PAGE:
Can birth control substances alter our perception of others’ attractiveness?
What if scientists informed you that taking birth control pills made us unintentionally more attracted to less manly looking men? Will the 92 million prescriptions for birth control pills in the U.S. be lowered if so?
Psychoneuroendocrinology recently published a two part investigation where 18 heterosexual college-aged women in the U.K. were shown composite images of male and female faces, then asked to adjust the images until they zeroed in on the face they found most attractive for a short-term or long-term relationship.
The participants were tested twice: once when they weren’t on the pill and three months later when they were. Another group of participants were tested as well: a larger group of various women who weren’t on the pill.
“The results revealed that the women were less partial to masculine facial features when they were on the birth control pill than when they were not on it. Masculine facial features included larger jaws, more prominent brow ridges and more angular features. However, being on the pill did not influence the women’s preferences when they were looking at photos of other women, suggesting that the pill somehow affected what they found attractive in potential mates, but not in faces in general,” shares the Huffingtonpost.com.
In a second experiment, scientists collected 170 couples. 50% of these women were on the pill before they entered the relationship. Researchers showed random volunteers the pictures of these 170 male faces and asked to rate each according to their masculinity level. The results yielded the same from experiment 1: the females on birth control prior to entering a relationship ended up with the men whom random volunteers rated as less masculine physically.
A 2012 study led by a researcher at the University of Stirling concluded that women who were actively on the pill when they met their partner later found themselves less attracted to them physically and sexually than non-pill users. The upside is that these women who were on the pill initially seemed to be happier with their partners in other areas, such as finances.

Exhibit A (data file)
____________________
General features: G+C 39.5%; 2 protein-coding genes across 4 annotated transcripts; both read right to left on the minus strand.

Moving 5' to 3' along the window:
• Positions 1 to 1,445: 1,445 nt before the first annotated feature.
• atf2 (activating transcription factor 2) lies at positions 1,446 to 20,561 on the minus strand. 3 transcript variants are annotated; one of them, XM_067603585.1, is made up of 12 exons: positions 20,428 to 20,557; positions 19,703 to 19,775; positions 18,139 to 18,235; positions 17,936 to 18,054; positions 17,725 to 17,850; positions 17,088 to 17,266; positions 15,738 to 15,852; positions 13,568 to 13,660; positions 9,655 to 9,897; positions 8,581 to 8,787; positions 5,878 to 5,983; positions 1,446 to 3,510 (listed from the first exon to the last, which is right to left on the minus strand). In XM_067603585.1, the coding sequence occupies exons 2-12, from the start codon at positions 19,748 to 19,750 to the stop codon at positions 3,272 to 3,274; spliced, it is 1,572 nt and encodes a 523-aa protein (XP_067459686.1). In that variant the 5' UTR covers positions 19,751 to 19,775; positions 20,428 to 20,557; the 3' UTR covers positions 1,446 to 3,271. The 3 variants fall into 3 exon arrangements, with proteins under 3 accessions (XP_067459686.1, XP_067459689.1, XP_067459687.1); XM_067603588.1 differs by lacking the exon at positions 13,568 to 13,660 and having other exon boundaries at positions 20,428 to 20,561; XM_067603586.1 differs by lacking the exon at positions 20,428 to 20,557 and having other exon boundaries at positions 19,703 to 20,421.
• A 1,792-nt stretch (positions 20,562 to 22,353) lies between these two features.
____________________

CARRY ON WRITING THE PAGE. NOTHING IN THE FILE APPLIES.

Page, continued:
Does this propose that although birth control pills make us attracted to less masculine looking men, it strips us away from our lust and shallowness? We can then rationally focus on more logical benefits, such as: their finances, long-term potential, loyalty, etc.?
Share with me your thoughts. Have you ever taken birth control pills or been with someone who was on it? Did they have side effects: physically, mentally, or both?
Can Birth Control Make You Less Attractive To Men? Why More Researchers Are Saying ‘Yes’. (n.d.). Retrieved January 24, 2015, from http://www.clutchmagonline.com/2011/05/can-birth-control-make-you-less-attractive-to-men-why-more-researchers-are-saying-yes/
Do Birth Control Pills Make You Less Attracted To Masculinity? (n.d.). Retrieved January 24, 2015, from http://www.blisstree.com/2013/04/02/sex-relationships/do-birth-control-pills-make-you-less-attracted-to-masculinity/
(n.d.). Retrieved January 24, 2015, from http://cdn4.gurl.com/wp-content/uploads/2013/05/blonde-woman-looking-at-birth-control-pills.jpg
(n.d.). Retrieved January 25, 2015, from http://reproductivehealths.com/img1/525×260/r/2011/05/Birth-Control-Pills.jpg
Pearson, C. (n.d.). Do Birth Control Pills Make Women Prefer Feminine Men? Retrieved January 24, 2015, from http://www.huffingtonpost.com/2013/04/01/birth-control-attraction_n_2981391.html